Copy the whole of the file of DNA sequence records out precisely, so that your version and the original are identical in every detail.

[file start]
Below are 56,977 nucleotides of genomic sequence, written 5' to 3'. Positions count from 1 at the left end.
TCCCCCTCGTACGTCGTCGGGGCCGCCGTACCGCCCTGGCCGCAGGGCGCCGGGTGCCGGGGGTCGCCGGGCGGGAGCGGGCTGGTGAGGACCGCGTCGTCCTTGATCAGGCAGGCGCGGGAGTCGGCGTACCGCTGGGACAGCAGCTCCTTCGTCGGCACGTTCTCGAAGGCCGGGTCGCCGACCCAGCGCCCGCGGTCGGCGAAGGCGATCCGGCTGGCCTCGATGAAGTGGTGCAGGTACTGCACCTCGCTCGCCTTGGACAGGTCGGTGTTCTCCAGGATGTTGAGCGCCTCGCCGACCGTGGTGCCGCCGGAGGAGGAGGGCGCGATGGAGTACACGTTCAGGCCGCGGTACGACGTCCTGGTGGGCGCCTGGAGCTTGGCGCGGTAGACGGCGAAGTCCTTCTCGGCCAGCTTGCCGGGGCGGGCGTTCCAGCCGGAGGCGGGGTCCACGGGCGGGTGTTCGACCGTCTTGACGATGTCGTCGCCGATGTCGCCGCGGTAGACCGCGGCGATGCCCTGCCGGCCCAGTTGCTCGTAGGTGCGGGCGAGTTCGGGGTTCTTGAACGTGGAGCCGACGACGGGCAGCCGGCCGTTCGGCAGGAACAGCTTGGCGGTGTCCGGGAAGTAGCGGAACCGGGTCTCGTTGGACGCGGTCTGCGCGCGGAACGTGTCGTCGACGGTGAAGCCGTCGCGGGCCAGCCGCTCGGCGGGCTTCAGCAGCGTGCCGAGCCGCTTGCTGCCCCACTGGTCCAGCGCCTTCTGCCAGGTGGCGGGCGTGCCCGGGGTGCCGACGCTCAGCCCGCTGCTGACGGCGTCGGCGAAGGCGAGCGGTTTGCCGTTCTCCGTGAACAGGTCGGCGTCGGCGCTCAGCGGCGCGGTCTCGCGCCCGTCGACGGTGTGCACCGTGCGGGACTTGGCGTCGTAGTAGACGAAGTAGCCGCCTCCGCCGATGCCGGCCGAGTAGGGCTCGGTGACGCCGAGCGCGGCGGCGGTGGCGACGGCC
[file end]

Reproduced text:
Below are 56,977 nucleotides of genomic sequence, written 5' to 3'. Positions count from 1 at the left end.
TCCCCCTCGTACGTCGTCGGGGCCGCCGTACCGCCCTGGCCGCAGGGCGCCGGGTGCCGGGGGTCGCCGGGCGGGAGCGGGCTGGTGAGGACCGCGTCGTCCTTGATCAGGCAGGCGCGGGAGTCGGCGTACCGCTGGGACAGCAGCTCCTTCGTCGGCACGTTCTCGAAGGCCGGGTCGCCGACCCAGCGCCCGCGGTCGGCGAAGGCGATCCGGCTGGCCTCGATGAAGTGGTGCAGGTACTGCACCTCGCTCGCCTTGGACAGGTCGGTGTTCTCCAGGATGTTGAGCGCCTCGCCGACCGTGGTGCCGCCGGAGGAGGAGGGCGCGATGGAGTACACGTTCAGGCCGCGGTACGACGTCCTGGTGGGCGCCTGGAGCTTGGCGCGGTAGACGGCGAAGTCCTTCTCGGCCAGCTTGCCGGGGCGGGCGTTCCAGCCGGAGGCGGGGTCCACGGGCGGGTGTTCGACCGTCTTGACGATGTCGTCGCCGATGTCGCCGCGGTAGACCGCGGCGATGCCCTGCCGGCCCAGTTGCTCGTAGGTGCGGGCGAGTTCGGGGTTCTTGAACGTGGAGCCGACGACGGGCAGCCGGCCGTTCGGCAGGAACAGCTTGGCGGTGTCCGGGAAGTAGCGGAACCGGGTCTCGTTGGACGCGGTCTGCGCGCGGAACGTGTCGTCGACGGTGAAGCCGTCGCGGGCCAGCCGCTCGGCGGGCTTCAGCAGCGTGCCGAGCCGCTTGCTGCCCCACTGGTCCAGCGCCTTCTGCCAGGTGGCGGGCGTGCCCGGGGTGCCGACGCTCAGCCCGCTGCTGACGGCGTCGGCGAAGGCGAGCGGTTTGCCGTTCTCCGTGAACAGGTCGGCGTCGGCGCTCAGCGGCGCGGTCTCGCGCCCGTCGACGGTGTGCACCGTGCGGGACTTGGCGTCGTAGTAGACGAAGTAGCCGCCTCCGCCGATGCCGGCCGAGTAGGGCTCGGTGACGCCGAGCGCGGCGGCGGTGGCGACGGCC